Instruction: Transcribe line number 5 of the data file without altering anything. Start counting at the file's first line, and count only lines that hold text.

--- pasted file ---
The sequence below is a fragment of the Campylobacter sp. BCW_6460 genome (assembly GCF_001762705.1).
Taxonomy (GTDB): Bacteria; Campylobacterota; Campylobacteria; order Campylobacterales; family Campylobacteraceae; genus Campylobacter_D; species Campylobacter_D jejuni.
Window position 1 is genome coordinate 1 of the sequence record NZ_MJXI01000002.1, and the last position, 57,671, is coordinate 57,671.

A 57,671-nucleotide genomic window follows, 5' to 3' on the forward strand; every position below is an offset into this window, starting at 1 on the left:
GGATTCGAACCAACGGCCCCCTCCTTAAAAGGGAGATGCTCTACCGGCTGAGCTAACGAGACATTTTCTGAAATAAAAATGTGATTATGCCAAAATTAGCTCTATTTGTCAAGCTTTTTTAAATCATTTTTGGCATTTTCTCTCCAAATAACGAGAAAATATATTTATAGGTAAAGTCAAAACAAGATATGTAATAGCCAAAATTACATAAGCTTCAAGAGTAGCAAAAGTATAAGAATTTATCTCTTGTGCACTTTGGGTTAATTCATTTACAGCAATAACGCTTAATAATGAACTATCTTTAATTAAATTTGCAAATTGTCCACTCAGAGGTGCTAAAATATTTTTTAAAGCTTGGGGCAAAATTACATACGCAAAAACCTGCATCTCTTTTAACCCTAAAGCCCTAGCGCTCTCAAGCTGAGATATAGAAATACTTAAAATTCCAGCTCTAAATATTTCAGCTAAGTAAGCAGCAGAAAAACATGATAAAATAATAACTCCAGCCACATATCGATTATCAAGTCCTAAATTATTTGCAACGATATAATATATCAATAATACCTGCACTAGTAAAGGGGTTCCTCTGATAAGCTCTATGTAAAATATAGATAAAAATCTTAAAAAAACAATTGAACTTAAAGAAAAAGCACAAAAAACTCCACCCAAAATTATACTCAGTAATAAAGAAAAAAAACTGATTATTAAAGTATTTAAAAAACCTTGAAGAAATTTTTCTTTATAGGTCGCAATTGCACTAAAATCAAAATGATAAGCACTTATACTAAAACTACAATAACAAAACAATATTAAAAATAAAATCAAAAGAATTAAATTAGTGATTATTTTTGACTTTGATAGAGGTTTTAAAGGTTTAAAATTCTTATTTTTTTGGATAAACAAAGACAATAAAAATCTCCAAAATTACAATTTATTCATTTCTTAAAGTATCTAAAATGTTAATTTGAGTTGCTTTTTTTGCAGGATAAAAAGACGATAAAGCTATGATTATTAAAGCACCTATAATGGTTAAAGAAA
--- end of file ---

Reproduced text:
GGATTCGAACCAACGGCCCCCTCCTTAAAAGGGAGATGCTCTACCGGCTGAGCTAACGAGACATTTTCTGAAATAAAAATGTGATTATGCCAAAATTAGCTCTATTTGTCAAGCTTTTTTAAATCATTTTTGGCATTTTCTCTCCAAATAACGAGAAAATATATTTATAGGTAAAGTCAAAACAAGATATGTAATAGCCAAAATTACATAAGCTTCAAGAGTAGCAAAAGTATAAGAATTTATCTCTTGTGCACTTTGGGTTAATTCATTTACAGCAATAACGCTTAATAATGAACTATCTTTAATTAAATTTGCAAATTGTCCACTCAGAGGTGCTAAAATATTTTTTAAAGCTTGGGGCAAAATTACATACGCAAAAACCTGCATCTCTTTTAACCCTAAAGCCCTAGCGCTCTCAAGCTGAGATATAGAAATACTTAAAATTCCAGCTCTAAATATTTCAGCTAAGTAAGCAGCAGAAAAACATGATAAAATAATAACTCCAGCCACATATCGATTATCAAGTCCTAAATTATTTGCAACGATATAATATATCAATAATACCTGCACTAGTAAAGGGGTTCCTCTGATAAGCTCTATGTAAAATATAGATAAAAATCTTAAAAAAACAATTGAACTTAAAGAAAAAGCACAAAAAACTCCACCCAAAATTATACTCAGTAATAAAGAAAAAAAACTGATTATTAAAGTATTTAAAAAACCTTGAAGAAATTTTTCTTTATAGGTCGCAATTGCACTAAAATCAAAATGATAAGCACTTATACTAAAACTACAATAACAAAACAATATTAAAAATAAAATCAAAAGAATTAAATTAGTGATTATTTTTGACTTTGATAGAGGTTTTAAAGGTTTAAAATTCTTATTTTTTTGGATAAACAAAGACAATAAAAATCTCCAAAATTACAATTTATTCATTTCTTAAAGTATCTAAAATGTTAATTTGAGTTGCTTTTTTTGCAGGATAAAAAGACGATAAAGCTATGATTATTAAAGCACCTATAATGGTTAAAGAAA